Reflecting growing concern about brand safety and non-human traffic, marketers are also increasingly wary of running advertising on sites that publish pirated or counterfeit content, as these sites are more likely to employ deceptive, fraudulent practices.
To help combat Internet piracy and counterfeiting and bolster marketer confidence, the Trustworthy Accountability Group is joining forces with the Alliance for Audited Media to provide certification to legitimate publishers and advertising technology companies.
Under the terms of the agreement, TAG is authorizing the AAM to certify that companies are complying with TAG’s standards, set forth in its “Brand Integrity Program Against Piracy.”
As an independent validator, AAM will be able to bestow TAG’s stamp of approval on ad tech companies and platforms as “Digital Advertising Assurance Providers” (DAAPs), verifying that they have put TAG’s recommended anti-piracy measures in place.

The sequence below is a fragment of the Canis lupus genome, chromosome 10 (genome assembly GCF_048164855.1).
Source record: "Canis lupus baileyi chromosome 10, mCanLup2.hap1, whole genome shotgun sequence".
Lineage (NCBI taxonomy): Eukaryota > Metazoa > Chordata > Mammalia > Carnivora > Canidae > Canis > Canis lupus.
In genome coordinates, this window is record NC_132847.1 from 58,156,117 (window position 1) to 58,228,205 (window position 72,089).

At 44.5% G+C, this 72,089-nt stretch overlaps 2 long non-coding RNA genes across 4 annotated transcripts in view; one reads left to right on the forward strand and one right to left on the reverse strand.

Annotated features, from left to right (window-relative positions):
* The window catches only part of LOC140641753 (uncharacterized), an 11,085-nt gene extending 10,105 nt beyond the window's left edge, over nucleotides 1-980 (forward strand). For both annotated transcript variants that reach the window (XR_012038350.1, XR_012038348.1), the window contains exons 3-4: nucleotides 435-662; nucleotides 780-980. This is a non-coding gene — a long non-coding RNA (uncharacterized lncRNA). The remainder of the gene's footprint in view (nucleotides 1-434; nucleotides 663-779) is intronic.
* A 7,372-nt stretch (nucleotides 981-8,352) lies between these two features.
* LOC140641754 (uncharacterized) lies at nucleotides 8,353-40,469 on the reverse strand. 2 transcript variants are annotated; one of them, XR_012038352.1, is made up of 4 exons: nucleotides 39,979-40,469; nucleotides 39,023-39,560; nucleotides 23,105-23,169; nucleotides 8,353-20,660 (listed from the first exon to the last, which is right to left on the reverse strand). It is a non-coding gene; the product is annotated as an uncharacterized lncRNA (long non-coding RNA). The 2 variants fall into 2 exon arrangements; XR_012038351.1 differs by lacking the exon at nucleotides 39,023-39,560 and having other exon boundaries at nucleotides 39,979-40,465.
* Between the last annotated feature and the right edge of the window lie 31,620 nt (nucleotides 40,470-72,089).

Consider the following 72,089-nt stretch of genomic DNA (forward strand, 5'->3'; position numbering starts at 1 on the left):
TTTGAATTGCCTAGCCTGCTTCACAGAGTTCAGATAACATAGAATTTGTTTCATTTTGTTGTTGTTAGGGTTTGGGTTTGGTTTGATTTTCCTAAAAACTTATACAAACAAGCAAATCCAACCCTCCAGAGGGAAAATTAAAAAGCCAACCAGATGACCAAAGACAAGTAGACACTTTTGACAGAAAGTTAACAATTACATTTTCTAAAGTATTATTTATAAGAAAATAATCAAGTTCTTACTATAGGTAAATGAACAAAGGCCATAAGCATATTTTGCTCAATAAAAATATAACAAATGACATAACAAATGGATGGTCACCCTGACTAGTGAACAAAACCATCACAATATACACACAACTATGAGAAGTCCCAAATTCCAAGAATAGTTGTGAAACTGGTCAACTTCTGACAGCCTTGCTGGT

The AAM and TAG noted that some big media agencies are already requiring their ad tech partners to become TAG-certified. For example, in September GroupM announced that all its partners, or their associated vendors, must become TAG-certified DAAPs by the first quarter of next year.
AAM has collaborated with TAG on a number of ad quality and anti-fraud initiatives, for example helping formulate standards to govern Web sites that derive traffic from third parties. At TAG’s request the AAM is also establishing a training program for compliance officers at TAG member companies, as called for by the new anti-fraud guidelines issued by the Media Rating Council last week.
The industry organization, official arbiter of media ratings in the U.S., highlighted a number of key points in the guidelines, including the requirement for enhanced internal controls covering employee behavior policies, partner qualification processes, analysis of acquired or paid traffic, periodic risk assessments, and the correct procedure for challenging a decision to remove invalid traffic.